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Making The Most Out Of Social Media

At last month’s Affiliate Summit in Las Vegas, I took a question asking “How do I effectively use social media in my business?”

Here is the long answer:

Social media (I would consider this as “blogging and the other stuff that goes with it”) is more than just a tool in my business. Up till now, it is the foundation of my business.

If HTML websites are billboards filled with information waiting for people to stumble upon them and read them, then blogs are like aggressive ticket scalpers running up to you and shouting in-your-face, in a direct manner. (this is a good thing).

And if you’re new to the social traffic, social networking game, here are some pointers:

seagulls

  • Go out and try everything: The best and worst part of social marketing is that it’s usually free to sign up and participate in. (Although if you forget to factor in the value of your time invested, you could be losing out in a great deal of opportunity cost). Heard about LinkedIn, MySpace, Facebook, Plurk, FriendFeed, Friendster, Orkut, Plurk, Hi5, Flickr, Craigslist, YouTube, Twitter? Why not sign up for an account. If you’re concerned about it (and you probably should be), make sure you register your personal name, your business, your brand, and get your related domain or account name before someone else does. Sure, you can go after “social network domain/account name squatters” after the fact, but it’s going to take time and resources to do that, so why not spare yourself the trouble now.
  • Learn to specialize: I don’t think it’s worth being a “jack-of-all-trades” and spread yourself across all the social networks and have merely superficial relationships with the people in those communities. Instead, I’d suggest focusing on specializing in one or two social networks and “embedding” yourself in them. Learn the social rituals, get to know the influencers, build YOUR own social influence within those circles. Some wannabe “gurus” would have you believe that your social influence is dictated by the number of followers or friends you have. In my opinion, that is utter nonsense and is at best a simpleton’s scare tactic. Just like wine, it’s quality than counts, not quantity.
  • Stay away from the Dark Side: Yes, the medium is a free one, but does that mean you should keep taking away from it (see: How NOT to be a tool on Twitter and How NOT to be a tool on Twitter part 2)? Believe or not, there’s a better course of action, that’s to build your goodwill bank.

Being “successful” with your social marketing efforts has a lot to do with your social influence and ability to shape opinions and behavior. And that’s going to take more than just a simple follower count to resolve.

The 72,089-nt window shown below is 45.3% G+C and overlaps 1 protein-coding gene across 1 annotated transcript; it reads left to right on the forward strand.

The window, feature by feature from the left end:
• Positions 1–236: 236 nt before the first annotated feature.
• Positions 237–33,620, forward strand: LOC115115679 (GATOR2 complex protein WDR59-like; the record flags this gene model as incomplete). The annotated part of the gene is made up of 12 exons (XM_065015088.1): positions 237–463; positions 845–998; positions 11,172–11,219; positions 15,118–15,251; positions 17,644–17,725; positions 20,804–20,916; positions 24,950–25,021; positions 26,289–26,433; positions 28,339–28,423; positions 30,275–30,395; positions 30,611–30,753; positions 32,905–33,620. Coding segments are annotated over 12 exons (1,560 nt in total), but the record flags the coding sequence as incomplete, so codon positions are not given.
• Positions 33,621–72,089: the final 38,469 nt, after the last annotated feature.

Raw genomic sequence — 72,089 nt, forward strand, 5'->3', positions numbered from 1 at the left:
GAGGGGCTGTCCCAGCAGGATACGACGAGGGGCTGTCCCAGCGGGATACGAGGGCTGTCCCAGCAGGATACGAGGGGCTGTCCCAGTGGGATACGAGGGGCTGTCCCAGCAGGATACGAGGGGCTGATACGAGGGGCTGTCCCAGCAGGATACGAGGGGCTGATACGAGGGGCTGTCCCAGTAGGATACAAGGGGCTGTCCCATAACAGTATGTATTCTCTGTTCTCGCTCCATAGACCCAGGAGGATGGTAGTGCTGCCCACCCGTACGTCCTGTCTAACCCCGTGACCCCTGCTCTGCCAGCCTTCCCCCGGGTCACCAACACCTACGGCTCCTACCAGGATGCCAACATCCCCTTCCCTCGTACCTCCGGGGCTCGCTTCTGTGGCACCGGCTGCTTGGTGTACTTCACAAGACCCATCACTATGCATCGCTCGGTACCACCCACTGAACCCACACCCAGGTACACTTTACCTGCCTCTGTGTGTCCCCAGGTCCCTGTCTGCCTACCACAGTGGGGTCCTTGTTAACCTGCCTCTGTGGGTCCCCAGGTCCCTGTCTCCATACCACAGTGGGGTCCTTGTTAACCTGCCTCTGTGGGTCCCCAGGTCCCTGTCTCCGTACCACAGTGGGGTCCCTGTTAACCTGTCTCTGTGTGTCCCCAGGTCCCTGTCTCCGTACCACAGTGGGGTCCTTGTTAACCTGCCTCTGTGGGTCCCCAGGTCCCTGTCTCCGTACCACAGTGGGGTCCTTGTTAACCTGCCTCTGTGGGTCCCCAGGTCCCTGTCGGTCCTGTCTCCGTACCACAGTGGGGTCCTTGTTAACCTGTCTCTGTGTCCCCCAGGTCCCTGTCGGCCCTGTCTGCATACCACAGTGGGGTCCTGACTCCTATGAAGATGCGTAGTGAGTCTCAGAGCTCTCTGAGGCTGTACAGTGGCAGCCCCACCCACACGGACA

how not to be a tool on twitter

4 comments on Making The Most Out Of Social Media

  1. Steve Pohlit
    February 5, 2009 at 8:54 pm (3912 days ago)

    Andrew’s advice regarding what I would call a footprint in a couple areas is one that I completely agree with. In deciding where to establish a presence, it is important to decide why you are there in the first place.

    It seems to me that many people are there for social reasons. No surprise as this is called the social media landscape. Then there are those who intend to develop a new or existing business. Another large category is those advocating a cause.

    Your purpose for being there makes a difference on how you proceed and where you spend your time.

  2. Sheila Langston
    February 12, 2009 at 4:46 am (3906 days ago)

    “Sign up for everything”?

    Quite possibly the worst advice I’ve heard. How about doing some research and seeing what medium would be best for you and your needs?

    Mastering three or four is far more effective than spreading yourself too thin on everything and struggling to gain traction.

  3. Andrew Wee
    February 12, 2009 at 6:25 am (3905 days ago)

    That’s precisely my point.

    If you aren’t sure which social network will get the best results, it’s worth the 2-3 mins to sign up for accounts at each of the major networks, then research which will give the best fit for your business.

    You can’t/won’t/don’t know ahead of time which has the best fit, so it’d be worth the 30mins – 1 hour to sign up for 10-20 different accounts if needed.

    In the worst case scenario, this prevents “social network squatters” from hoarding the twitter.com/(your brand name) account and gives you a fighting chance to rank for it, even if you aren’t active on every network.

    -
    In the end, you’d probably actively manage 2-5 accounts.

  4. Azam
    February 16, 2009 at 3:38 pm (3901 days ago)

    Before I read this post, I’ve registered to almost all of it. Now I’m still active with 2-4. You wouldn’t know which will suites you better. At least you will have new contacts from each one of the account and that’s worth registering.

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